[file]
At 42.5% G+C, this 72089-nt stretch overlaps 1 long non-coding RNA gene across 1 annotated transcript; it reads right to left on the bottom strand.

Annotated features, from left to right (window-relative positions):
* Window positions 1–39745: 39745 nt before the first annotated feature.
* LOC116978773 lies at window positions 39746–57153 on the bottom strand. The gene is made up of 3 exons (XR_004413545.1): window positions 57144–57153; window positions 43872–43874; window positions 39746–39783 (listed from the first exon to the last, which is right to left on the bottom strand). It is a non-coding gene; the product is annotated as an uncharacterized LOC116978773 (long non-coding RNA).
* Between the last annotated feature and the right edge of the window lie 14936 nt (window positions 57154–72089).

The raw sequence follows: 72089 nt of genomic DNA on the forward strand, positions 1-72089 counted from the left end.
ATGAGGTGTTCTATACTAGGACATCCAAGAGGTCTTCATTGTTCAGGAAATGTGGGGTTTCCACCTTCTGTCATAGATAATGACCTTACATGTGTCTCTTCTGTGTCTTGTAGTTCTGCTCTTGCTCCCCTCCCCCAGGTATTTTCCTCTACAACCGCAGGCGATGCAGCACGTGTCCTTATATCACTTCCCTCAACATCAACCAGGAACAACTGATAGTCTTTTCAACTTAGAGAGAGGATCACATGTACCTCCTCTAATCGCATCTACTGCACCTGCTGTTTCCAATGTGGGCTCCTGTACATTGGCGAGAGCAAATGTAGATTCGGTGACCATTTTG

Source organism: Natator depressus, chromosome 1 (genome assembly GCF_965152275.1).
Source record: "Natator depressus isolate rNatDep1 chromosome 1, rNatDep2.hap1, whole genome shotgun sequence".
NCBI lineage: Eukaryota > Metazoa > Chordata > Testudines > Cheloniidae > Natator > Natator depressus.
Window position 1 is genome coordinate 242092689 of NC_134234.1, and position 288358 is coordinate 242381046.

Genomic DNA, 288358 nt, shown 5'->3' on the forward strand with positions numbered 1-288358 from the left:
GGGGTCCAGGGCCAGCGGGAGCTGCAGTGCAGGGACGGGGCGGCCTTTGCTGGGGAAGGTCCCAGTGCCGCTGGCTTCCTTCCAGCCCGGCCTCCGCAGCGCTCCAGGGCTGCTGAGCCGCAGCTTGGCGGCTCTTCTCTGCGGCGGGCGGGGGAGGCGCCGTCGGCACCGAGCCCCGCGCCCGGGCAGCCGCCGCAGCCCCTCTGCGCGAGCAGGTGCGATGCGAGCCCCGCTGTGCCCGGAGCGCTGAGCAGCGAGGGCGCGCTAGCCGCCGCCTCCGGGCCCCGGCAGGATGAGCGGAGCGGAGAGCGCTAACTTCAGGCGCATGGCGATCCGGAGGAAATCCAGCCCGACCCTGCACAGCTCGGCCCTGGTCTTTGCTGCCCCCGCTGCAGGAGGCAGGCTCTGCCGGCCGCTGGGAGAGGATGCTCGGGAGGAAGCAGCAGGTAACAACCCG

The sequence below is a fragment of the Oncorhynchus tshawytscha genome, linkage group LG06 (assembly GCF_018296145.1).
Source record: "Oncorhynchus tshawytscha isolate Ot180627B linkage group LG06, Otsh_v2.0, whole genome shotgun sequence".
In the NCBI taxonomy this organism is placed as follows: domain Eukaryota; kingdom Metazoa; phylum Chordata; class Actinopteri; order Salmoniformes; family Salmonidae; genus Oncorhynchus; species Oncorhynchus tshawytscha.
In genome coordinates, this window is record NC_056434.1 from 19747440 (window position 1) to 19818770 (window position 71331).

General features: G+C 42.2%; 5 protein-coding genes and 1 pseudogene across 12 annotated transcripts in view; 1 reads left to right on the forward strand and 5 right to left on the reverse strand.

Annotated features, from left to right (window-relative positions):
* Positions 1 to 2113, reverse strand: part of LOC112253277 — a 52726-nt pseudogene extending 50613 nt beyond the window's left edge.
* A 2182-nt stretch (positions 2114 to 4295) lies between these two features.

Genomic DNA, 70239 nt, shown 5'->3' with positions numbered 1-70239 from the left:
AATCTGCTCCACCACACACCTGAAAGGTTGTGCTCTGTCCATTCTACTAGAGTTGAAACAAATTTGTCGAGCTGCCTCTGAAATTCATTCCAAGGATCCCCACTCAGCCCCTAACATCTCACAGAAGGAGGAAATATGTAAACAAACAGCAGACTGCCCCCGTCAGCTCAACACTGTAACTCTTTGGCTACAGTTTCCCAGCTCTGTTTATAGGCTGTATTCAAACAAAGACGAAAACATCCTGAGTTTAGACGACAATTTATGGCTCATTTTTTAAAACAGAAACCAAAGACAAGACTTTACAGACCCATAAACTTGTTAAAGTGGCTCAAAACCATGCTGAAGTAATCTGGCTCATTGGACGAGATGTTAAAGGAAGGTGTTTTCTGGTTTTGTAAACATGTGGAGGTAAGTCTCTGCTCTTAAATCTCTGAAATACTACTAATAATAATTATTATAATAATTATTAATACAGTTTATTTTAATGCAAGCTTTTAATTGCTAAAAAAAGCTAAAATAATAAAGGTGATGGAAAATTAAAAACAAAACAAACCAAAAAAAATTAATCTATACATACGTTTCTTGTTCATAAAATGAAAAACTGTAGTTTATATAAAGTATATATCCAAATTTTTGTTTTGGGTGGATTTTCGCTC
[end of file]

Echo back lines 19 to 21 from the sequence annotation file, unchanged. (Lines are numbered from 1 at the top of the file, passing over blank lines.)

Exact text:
Annotated features, from left to right (window-relative positions):
* Positions 1 to 2113, reverse strand: part of LOC112253277 — a 52726-nt pseudogene extending 50613 nt beyond the window's left edge.
* A 2182-nt stretch (positions 2114 to 4295) lies between these two features.